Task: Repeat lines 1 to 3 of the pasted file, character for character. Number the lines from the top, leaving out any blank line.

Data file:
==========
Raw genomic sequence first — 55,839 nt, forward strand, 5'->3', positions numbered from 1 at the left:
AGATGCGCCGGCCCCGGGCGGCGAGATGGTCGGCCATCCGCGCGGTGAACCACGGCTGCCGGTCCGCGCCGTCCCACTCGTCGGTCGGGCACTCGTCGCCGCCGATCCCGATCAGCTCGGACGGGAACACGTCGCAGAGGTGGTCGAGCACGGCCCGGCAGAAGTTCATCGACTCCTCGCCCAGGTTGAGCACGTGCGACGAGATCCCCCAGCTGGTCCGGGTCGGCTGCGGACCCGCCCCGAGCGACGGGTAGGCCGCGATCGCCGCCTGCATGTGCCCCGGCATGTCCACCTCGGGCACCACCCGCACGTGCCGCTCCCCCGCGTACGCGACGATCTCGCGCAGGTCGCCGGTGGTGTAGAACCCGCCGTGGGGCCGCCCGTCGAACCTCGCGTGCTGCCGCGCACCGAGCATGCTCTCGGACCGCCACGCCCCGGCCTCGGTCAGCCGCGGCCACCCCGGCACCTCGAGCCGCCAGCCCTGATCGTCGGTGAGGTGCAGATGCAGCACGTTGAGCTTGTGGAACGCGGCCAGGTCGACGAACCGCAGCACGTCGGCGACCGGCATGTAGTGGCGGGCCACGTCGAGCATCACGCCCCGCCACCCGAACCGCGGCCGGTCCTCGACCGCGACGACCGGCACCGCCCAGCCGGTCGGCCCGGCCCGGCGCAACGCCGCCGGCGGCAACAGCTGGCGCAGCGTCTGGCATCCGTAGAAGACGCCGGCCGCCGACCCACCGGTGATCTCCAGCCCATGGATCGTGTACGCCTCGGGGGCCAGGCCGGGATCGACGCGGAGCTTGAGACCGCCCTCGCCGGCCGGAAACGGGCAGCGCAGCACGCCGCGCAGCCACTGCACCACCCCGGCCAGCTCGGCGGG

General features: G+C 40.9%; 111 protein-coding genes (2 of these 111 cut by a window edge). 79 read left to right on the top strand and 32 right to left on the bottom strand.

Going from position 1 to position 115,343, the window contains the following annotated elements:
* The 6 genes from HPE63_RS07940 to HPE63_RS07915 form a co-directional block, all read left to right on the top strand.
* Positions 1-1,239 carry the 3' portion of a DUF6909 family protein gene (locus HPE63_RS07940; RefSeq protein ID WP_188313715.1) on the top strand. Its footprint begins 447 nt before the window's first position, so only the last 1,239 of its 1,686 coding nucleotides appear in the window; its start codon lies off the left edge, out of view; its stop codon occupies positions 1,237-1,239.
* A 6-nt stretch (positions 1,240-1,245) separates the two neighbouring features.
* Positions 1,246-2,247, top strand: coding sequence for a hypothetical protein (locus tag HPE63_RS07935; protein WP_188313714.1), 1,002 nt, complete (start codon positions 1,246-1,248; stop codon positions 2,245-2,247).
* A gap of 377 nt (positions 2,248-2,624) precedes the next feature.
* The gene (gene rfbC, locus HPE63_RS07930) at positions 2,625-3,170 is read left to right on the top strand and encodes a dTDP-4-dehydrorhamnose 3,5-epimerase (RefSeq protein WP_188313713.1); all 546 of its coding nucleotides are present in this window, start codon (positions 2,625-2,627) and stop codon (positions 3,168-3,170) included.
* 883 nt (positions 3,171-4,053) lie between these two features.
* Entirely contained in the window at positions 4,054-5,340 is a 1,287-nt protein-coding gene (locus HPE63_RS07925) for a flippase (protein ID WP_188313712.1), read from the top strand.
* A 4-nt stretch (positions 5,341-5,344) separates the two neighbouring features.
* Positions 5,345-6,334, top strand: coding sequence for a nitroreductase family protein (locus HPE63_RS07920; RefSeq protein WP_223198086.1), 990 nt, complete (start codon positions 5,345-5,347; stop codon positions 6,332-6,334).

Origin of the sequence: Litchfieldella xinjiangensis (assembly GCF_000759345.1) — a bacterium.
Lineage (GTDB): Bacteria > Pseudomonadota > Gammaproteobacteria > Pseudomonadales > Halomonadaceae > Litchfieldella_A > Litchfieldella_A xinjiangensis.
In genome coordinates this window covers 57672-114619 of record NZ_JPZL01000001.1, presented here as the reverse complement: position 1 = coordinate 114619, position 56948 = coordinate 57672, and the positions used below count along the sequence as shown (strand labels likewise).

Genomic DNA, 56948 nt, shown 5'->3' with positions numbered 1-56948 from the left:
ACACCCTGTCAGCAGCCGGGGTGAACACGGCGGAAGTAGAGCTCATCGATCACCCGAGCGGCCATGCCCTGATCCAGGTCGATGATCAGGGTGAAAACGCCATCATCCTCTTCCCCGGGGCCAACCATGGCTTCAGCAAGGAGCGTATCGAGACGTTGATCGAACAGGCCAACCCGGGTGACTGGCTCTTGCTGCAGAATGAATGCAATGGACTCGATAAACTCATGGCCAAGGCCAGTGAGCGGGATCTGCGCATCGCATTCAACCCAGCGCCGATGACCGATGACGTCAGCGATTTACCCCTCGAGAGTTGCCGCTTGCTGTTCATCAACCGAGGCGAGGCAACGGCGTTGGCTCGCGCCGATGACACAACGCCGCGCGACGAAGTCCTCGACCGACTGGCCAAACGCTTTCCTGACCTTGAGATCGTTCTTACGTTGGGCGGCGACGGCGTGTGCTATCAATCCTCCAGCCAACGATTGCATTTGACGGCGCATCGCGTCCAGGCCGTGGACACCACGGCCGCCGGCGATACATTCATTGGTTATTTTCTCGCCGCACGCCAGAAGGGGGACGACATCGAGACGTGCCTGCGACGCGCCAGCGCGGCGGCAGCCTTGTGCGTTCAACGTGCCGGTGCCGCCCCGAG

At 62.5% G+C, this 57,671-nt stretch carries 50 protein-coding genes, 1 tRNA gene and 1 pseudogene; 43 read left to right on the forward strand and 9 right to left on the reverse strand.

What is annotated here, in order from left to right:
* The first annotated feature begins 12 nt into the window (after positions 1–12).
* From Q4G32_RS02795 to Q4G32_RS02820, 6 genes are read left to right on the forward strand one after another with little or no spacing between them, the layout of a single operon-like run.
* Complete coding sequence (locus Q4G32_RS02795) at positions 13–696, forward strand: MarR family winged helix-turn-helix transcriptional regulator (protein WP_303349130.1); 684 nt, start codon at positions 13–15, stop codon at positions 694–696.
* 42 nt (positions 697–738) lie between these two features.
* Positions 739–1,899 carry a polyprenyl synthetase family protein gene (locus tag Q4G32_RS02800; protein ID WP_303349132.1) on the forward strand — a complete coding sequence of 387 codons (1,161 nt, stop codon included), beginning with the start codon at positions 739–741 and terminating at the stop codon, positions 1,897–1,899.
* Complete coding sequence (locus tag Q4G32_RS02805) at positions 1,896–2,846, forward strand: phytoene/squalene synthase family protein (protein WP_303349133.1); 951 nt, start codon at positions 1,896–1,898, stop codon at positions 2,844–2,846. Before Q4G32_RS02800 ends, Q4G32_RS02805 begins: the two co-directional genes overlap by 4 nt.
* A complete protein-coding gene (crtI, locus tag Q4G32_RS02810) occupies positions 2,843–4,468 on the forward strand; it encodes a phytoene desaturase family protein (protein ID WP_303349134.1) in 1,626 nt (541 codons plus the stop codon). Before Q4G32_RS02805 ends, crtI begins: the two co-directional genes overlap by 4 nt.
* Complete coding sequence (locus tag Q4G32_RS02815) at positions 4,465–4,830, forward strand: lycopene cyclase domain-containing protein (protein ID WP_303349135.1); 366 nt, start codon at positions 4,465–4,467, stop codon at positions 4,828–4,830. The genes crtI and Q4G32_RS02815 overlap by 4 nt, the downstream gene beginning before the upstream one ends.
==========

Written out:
Raw genomic sequence first — 55,839 nt, forward strand, 5'->3', positions numbered from 1 at the left:
AGATGCGCCGGCCCCGGGCGGCGAGATGGTCGGCCATCCGCGCGGTGAACCACGGCTGCCGGTCCGCGCCGTCCCACTCGTCGGTCGGGCACTCGTCGCCGCCGATCCCGATCAGCTCGGACGGGAACACGTCGCAGAGGTGGTCGAGCACGGCCCGGCAGAAGTTCATCGACTCCTCGCCCAGGTTGAGCACGTGCGACGAGATCCCCCAGCTGGTCCGGGTCGGCTGCGGACCCGCCCCGAGCGACGGGTAGGCCGCGATCGCCGCCTGCATGTGCCCCGGCATGTCCACCTCGGGCACCACCCGCACGTGCCGCTCCCCCGCGTACGCGACGATCTCGCGCAGGTCGCCGGTGGTGTAGAACCCGCCGTGGGGCCGCCCGTCGAACCTCGCGTGCTGCCGCGCACCGAGCATGCTCTCGGACCGCCACGCCCCGGCCTCGGTCAGCCGCGGCCACCCCGGCACCTCGAGCCGCCAGCCCTGATCGTCGGTGAGGTGCAGATGCAGCACGTTGAGCTTGTGGAACGCGGCCAGGTCGACGAACCGCAGCACGTCGGCGACCGGCATGTAGTGGCGGGCCACGTCGAGCATCACGCCCCGCCACCCGAACCGCGGCCGGTCCTCGACCGCGACGACCGGCACCGCCCAGCCGGTCGGCCCGGCCCGGCGCAACGCCGCCGGCGGCAACAGCTGGCGCAGCGTCTGGCATCCGTAGAAGACGCCGGCCGCCGACCCACCGGTGATCTCCAGCCCATGGATCGTGTACGCCTCGGGGGCCAGGCCGGGATCGACGCGGAGCTTGAGACCGCCCTCGCCGGCCGGAAACGGGCAGCGCAGCACGCCGCGCAGCCACTGCACCACCCCGGCCAGCTCGGCGGG

General features: G+C 40.9%; 111 protein-coding genes (2 of these 111 cut by a window edge). 79 read left to right on the top strand and 32 right to left on the bottom strand.